Avery was elected captain in a fair vote, and proposed other startling changes. As captain of a privateering ship, he could have expected to receive 14 to 16 times as many shares of plunder as a common sailor. Avery would take only one extra share. He insisted that his authority as captain was only necessary during battle. At all other times, actions of importance to the crew would be voted on democratically. The crew agreed to all of this, and immediately voted to rename the ship. From now on, she would be called the Fancy.
Avery wrote an open letter to the English people. In it he told them that he did not plan on robbing English ships. (But he did relive one English vessel of an anchor and cable to replace those he had lost.)
Though an amazing progressive in many ways, Avery was still a man of his time. He treated the Europeans he encountered with civility and respect, but looted and burned African and Muslim villages and ships with impunity. He gathered large quantities of rice, brandy, wool, linen and silk. But he did not find much cash on the ships they raided.
Then the crew learned of a very rich convoy coming their way. A treasure fleet, carrying pilgrims from Mecca and treasure belonging to the Grand Moghul of India. It was the greatest opportunity in the eastern hemisphere, and would be coming out the mouth of the Red Sea, near their present location. Avery took the Fancy to a likely spot to wait. He joined a motley bunch of small English and French pirate vessels with similar ideas.
But, traveling by night and carrying no lanterns, the treasure fleet slipped past them in the darkness. Only one small ship was caught. Learning that their prey had escaped them, the pirates gave chase.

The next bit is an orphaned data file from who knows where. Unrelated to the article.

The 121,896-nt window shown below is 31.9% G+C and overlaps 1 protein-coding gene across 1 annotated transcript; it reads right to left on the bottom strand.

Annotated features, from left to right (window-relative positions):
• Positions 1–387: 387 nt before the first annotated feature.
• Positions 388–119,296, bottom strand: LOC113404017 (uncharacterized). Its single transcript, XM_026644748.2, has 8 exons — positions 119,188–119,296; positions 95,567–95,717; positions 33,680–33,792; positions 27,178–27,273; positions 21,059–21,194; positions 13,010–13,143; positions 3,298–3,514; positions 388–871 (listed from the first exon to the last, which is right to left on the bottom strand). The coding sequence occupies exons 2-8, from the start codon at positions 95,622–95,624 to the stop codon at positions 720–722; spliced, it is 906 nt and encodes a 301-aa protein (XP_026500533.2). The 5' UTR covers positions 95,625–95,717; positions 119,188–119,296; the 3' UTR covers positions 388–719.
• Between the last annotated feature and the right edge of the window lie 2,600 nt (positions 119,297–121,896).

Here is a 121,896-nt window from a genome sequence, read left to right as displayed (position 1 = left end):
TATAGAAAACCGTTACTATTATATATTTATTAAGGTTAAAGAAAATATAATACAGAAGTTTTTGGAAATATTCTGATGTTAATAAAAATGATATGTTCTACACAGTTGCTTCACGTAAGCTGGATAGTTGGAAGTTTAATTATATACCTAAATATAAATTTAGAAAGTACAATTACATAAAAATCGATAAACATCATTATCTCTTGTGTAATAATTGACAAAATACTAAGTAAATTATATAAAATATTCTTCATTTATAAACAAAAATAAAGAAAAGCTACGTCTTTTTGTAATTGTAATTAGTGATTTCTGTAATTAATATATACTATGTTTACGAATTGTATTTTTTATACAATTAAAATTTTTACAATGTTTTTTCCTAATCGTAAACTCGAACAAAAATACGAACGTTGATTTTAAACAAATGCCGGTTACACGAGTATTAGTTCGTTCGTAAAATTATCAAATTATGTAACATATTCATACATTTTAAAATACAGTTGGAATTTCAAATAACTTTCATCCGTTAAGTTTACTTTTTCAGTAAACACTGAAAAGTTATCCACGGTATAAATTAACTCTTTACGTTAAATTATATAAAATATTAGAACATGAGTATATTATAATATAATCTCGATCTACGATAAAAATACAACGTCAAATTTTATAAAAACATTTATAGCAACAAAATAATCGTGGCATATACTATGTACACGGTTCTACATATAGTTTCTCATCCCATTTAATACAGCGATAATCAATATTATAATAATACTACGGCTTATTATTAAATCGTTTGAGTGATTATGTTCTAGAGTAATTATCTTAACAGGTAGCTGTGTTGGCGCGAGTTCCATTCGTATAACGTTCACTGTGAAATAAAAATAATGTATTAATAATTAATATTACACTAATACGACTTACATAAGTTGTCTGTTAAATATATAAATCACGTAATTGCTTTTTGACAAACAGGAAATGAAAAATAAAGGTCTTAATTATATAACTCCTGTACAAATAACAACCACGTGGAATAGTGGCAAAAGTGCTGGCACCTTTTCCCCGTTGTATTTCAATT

Some pirate ships were lost. Others, unable to keep up, transferred their crew to larger ships and were burned so they would not fall to the authorities. Three days later they overtook a single ship, the Fath Mahmamadi, a ship larger than the Fancy but armed with only 3 guns. One exchange of broadsides ended the battle. The Fath Mahmamadi carried £60,000 in gold and silver, enough to buy the Fancy five times over, but Avery wanted more. He left a crew of pirates aboard and went back to the chase.
Two days later he overtook the next ship. It was the Ganj-in-sawi, private property of the Grand Moghul, with 80 guns, 400 muskets, and 800 men. Avery still had 3 small pirate ships with him, but the odds seemed insurmountable for the 46 gun Fancy.
Yet luck was with the pirates. As the Ganj-in-sawi began to fire, one of her cannons, improperly loaded or containing some internal defect, exploded on the ship’s deck, killing and maiming dozens of men, and blowing a hole in her side. Avery followed up his advantage. The Fancy’s guns cut down the Ganj-in-sawi’s main mast. The pirates caught the larger ship, and captured it in hand-to-hand combat on deck.
Avery told the story later, of how his men had discovered the ship laden with a beautiful princess and members of the Moghul’s harem. He told how he and his men courted these lovely women and married them, celebrating their nuptials over the next several days.
Indian court records tell a different story. The royalty aboard the ship was not a princess, but the elderly grandmother of the Moghul. And, far from marrying the women aboard, the pirates indulged in an orgy of rape and torture. But for hundreds of years, this story did not reach the west. Only Avery’s version was known. And everyone agreed on the amount of money seized – over £150,000 in cash, plus jewelry, clothing and spices. Avery had achieved the riches he had sought. The wealth he had captured was staggering.
Then, true to their original plan, the pirates sailed for the Caribbean, landing in New Providence and disposing of their cargo. Each man had as much gold as he could carry. Governor Trott assisted Avery to buy another, less conspicuous ship, and the pirates scattered to the four winds.
Avery was never caught. Most of his crew were never seen again.
This was the story that taught downtrodden sailors to dream. Embellished with Avery’s own stories, it told of how a lowly deck-hand could fight for his freedom, find justice, and use his skills to make himself rich beyond imagination.
Avery’s story inspired me, too. I have used his name and some of his story in my own pirate saga, The Pirate Empire. My free offer is over now, but my books are still available and reasonably priced. Scarlet Sails begins my story of one pirate’s search for freedom, love, and the next glass of rum.